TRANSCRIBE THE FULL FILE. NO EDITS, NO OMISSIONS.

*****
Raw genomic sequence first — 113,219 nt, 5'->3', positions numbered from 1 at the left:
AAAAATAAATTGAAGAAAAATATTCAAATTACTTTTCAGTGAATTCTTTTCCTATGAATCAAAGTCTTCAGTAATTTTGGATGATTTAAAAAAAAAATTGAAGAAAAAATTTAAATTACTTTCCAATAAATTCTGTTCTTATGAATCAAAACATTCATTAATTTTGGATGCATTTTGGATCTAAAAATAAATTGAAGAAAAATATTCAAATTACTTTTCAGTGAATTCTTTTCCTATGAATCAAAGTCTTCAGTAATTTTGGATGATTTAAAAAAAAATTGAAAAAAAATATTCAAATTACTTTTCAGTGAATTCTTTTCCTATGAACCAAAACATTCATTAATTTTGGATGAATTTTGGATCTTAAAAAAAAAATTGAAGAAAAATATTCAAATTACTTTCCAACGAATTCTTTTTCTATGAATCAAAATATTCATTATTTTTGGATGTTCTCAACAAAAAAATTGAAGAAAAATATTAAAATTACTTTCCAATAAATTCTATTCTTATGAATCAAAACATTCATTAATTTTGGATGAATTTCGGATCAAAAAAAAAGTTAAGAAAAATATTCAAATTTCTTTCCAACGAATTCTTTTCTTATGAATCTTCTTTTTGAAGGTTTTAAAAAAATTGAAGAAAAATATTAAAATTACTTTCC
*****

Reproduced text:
Raw genomic sequence first — 113,219 nt, 5'->3', positions numbered from 1 at the left:
AAAAATAAATTGAAGAAAAATATTCAAATTACTTTTCAGTGAATTCTTTTCCTATGAATCAAAGTCTTCAGTAATTTTGGATGATTTAAAAAAAAAATTGAAGAAAAAATTTAAATTACTTTCCAATAAATTCTGTTCTTATGAATCAAAACATTCATTAATTTTGGATGCATTTTGGATCTAAAAATAAATTGAAGAAAAATATTCAAATTACTTTTCAGTGAATTCTTTTCCTATGAATCAAAGTCTTCAGTAATTTTGGATGATTTAAAAAAAAATTGAAAAAAAATATTCAAATTACTTTTCAGTGAATTCTTTTCCTATGAACCAAAACATTCATTAATTTTGGATGAATTTTGGATCTTAAAAAAAAAATTGAAGAAAAATATTCAAATTACTTTCCAACGAATTCTTTTTCTATGAATCAAAATATTCATTATTTTTGGATGTTCTCAACAAAAAAATTGAAGAAAAATATTAAAATTACTTTCCAATAAATTCTATTCTTATGAATCAAAACATTCATTAATTTTGGATGAATTTCGGATCAAAAAAAAAGTTAAGAAAAATATTCAAATTTCTTTCCAACGAATTCTTTTCTTATGAATCTTCTTTTTGAAGGTTTTAAAAAAATTGAAGAAAAATATTAAAATTACTTTCC